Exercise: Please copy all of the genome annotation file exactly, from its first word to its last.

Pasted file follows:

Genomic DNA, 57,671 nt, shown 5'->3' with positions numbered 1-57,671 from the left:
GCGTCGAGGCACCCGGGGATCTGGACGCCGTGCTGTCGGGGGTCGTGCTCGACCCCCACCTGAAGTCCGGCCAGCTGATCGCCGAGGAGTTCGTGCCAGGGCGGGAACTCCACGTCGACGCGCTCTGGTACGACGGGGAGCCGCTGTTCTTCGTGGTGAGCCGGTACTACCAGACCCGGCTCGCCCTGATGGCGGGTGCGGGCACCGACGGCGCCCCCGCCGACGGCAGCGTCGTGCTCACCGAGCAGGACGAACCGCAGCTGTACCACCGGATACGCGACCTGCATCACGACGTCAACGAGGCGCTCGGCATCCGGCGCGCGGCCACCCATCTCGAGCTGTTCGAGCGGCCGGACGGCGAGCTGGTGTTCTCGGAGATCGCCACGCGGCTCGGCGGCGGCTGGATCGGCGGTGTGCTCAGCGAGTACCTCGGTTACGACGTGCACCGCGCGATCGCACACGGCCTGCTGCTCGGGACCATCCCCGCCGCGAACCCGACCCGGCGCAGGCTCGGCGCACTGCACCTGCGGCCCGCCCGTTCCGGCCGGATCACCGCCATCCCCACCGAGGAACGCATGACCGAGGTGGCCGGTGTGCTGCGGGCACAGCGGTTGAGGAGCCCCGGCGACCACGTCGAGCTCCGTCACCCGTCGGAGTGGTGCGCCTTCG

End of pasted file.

Genomic DNA, 57,671 nt, shown 5'->3' with positions numbered 1-57,671 from the left:
GCGTCGAGGCACCCGGGGATCTGGACGCCGTGCTGTCGGGGGTCGTGCTCGACCCCCACCTGAAGTCCGGCCAGCTGATCGCCGAGGAGTTCGTGCCAGGGCGGGAACTCCACGTCGACGCGCTCTGGTACGACGGGGAGCCGCTGTTCTTCGTGGTGAGCCGGTACTACCAGACCCGGCTCGCCCTGATGGCGGGTGCGGGCACCGACGGCGCCCCCGCCGACGGCAGCGTCGTGCTCACCGAGCAGGACGAACCGCAGCTGTACCACCGGATACGCGACCTGCATCACGACGTCAACGAGGCGCTCGGCATCCGGCGCGCGGCCACCCATCTCGAGCTGTTCGAGCGGCCGGACGGCGAGCTGGTGTTCTCGGAGATCGCCACGCGGCTCGGCGGCGGCTGGATCGGCGGTGTGCTCAGCGAGTACCTCGGTTACGACGTGCACCGCGCGATCGCACACGGCCTGCTGCTCGGGACCATCCCCGCCGCGAACCCGACCCGGCGCAGGCTCGGCGCACTGCACCTGCGGCCCGCCCGTTCCGGCCGGATCACCGCCATCCCCACCGAGGAACGCATGACCGAGGTGGCCGGTGTGCTGCGGGCACAGCGGTTGAGGAGCCCCGGCGACCACGTCGAGCTCCGTCACCCGTCGGAGTGGTGCGCCTTCG